• Two of the factors are easy to find. If I have zeroes at x = 1 and x = 4, then I must have factors of x (1) = x + 1 and x 4. The other solution is messy, what with the square root in it. Since they specified that the polynomial has "integer coefficients", I know I can't leave that square root by itself; I have to find its pair that the Quadratic Formula created. In the Quadratic Formula, the "" is right in front of the square root, so the pair for the solution "2 + sqrt(3)" must be "2 sqrt(3)". (Warning: The pair is not "2 + sqrt(3)" or "2 sqrt(3)"; be careful with that sign change; it's only right in front of the square-root part!) Then the factors are x (2 + sqrt(3)) = x 2 sqrt(3) and x (2 sqrt(3)) = x 2 + sqrt(3).

     

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    When I go to multiply my factors together, I'm going to multiply these messy factors first. It can be very helpful to work "vertically", as you probably learned back when you studied how to multiply polynomials.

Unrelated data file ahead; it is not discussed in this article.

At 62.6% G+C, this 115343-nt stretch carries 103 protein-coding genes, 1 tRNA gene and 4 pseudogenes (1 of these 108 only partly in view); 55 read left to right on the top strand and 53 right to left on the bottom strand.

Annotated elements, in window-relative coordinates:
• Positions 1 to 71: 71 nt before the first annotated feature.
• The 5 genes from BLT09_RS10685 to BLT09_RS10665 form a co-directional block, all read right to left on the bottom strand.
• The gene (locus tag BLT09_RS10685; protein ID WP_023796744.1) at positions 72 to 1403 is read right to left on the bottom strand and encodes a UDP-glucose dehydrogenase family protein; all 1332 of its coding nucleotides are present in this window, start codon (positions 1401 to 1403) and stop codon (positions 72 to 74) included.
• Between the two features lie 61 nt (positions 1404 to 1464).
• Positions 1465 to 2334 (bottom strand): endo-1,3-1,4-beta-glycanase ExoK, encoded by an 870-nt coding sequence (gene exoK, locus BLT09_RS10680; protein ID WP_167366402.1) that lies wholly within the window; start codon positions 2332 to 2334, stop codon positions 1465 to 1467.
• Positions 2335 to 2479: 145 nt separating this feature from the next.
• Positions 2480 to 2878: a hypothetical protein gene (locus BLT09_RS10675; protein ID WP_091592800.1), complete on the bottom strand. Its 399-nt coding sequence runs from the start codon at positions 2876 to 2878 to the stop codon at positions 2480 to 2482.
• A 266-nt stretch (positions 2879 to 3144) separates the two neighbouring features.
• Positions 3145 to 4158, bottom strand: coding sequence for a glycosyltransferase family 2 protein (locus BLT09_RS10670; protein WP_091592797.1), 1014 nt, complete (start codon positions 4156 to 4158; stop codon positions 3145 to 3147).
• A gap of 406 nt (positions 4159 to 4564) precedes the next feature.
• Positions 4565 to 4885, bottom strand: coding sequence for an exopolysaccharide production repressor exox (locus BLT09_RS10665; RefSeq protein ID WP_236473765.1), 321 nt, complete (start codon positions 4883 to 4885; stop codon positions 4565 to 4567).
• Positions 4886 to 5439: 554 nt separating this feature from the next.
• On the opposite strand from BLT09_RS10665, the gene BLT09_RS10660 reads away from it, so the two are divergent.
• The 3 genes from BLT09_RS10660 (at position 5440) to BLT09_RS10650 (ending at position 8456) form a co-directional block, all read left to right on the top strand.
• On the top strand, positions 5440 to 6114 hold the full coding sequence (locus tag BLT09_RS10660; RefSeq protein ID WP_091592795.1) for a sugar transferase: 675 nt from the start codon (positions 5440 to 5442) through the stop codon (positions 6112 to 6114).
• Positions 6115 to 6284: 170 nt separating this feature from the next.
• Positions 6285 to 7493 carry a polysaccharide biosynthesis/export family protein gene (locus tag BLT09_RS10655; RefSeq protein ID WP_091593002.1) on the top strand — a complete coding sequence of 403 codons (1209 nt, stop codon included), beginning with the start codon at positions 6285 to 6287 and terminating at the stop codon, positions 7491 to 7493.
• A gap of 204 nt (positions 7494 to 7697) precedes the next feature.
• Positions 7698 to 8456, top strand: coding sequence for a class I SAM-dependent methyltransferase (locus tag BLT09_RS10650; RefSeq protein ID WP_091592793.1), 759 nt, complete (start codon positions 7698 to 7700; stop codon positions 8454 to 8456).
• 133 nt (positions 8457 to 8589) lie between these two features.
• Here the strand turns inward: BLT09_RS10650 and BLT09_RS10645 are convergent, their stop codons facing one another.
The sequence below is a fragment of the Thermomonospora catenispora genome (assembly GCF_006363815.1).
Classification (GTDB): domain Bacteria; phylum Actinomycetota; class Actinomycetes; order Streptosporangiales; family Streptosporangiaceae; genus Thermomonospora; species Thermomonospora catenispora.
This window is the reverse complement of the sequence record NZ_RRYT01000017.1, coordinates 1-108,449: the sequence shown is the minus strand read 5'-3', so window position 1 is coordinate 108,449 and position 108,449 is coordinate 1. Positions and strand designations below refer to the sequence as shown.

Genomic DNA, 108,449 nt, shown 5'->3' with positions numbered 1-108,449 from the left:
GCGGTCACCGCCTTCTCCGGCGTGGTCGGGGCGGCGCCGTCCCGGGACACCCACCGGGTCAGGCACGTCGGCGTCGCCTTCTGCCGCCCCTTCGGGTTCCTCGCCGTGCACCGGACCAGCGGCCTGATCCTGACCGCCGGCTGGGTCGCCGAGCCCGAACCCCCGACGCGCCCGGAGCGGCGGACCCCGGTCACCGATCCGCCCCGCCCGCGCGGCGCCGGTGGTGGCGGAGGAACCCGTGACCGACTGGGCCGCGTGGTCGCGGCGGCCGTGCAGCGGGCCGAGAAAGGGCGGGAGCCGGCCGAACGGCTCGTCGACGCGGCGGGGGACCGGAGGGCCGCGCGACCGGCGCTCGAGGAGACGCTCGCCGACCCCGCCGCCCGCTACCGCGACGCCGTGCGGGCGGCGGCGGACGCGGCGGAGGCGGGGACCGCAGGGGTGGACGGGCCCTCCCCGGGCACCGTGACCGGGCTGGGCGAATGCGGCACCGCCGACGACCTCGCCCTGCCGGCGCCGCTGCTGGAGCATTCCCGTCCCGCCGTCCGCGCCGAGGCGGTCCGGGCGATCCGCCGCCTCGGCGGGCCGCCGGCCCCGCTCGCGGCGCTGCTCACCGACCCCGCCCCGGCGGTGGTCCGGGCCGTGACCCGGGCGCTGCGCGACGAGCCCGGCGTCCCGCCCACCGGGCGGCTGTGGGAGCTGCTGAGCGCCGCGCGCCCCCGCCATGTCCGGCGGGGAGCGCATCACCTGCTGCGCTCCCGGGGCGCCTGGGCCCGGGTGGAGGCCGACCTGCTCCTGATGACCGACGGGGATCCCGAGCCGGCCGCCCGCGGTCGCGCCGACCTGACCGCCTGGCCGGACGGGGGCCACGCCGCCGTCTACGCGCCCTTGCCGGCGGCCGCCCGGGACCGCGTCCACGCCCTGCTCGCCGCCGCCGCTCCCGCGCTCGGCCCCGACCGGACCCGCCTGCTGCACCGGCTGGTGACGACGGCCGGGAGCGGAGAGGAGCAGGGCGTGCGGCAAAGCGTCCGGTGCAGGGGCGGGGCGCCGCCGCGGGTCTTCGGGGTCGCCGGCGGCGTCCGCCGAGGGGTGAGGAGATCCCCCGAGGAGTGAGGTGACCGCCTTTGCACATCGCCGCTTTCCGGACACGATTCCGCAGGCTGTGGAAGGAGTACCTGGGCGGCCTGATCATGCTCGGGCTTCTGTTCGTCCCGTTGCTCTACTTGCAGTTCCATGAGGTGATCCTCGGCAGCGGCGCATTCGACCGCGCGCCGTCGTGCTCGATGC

(x - 2 - sqrt(3))(x - 2 + sqrt(3)) = x^2 - 4x + 1

    (Note: You can check that this multiplication by solving "x2 4x + 1 = 0" in the Quadratic Formula, and verifying that the solutions are indeed 2 sqrt(3) and 2 + sqrt(3).) Now I multiply in the other factors:

      (x2 4x + 1)(x + 1)(x 4)

        = (x2 4x + 1)(x2 3x 4) = x4 7x3 + 9x2 + 13x 4

    Then the general form is a(x4 7x3 + 9x2 + 13x 4). To solve for that constant, I'll plug in the point they gave me:

      a(x4 7x3 + 9x2 + 13x 4) = y
      a
      ((3)4 7(3)3 + 9(3)2 + 13(3) 4) = 4

      a(81 189 + 81 + 39 4) = 4

      a(8) = 4

      a = 0.5
        Copyright Elizabeth Stapel 2004-2011 All Rights Reserved

    Then the polynomial they started with was:

      0.5(x4 7x3 + 9x2 + 13x 4)

You can check your work by doing a quick graph. If the x-intercepts of your polynomial match the (real) zeroes they gave you and the given point is on the graph (or displayed in the TABLE of values), then you know your answer is correct.

entering the polynomial
into the calculator

checking the graph:
all the roots are there

verifying: the point is listed
as being on the graph

screen shot: –0.5(x^4 – 7x3 + 9x^2 + 13x – )

screen shot of graph

screen shot: the point (3, –4) is listed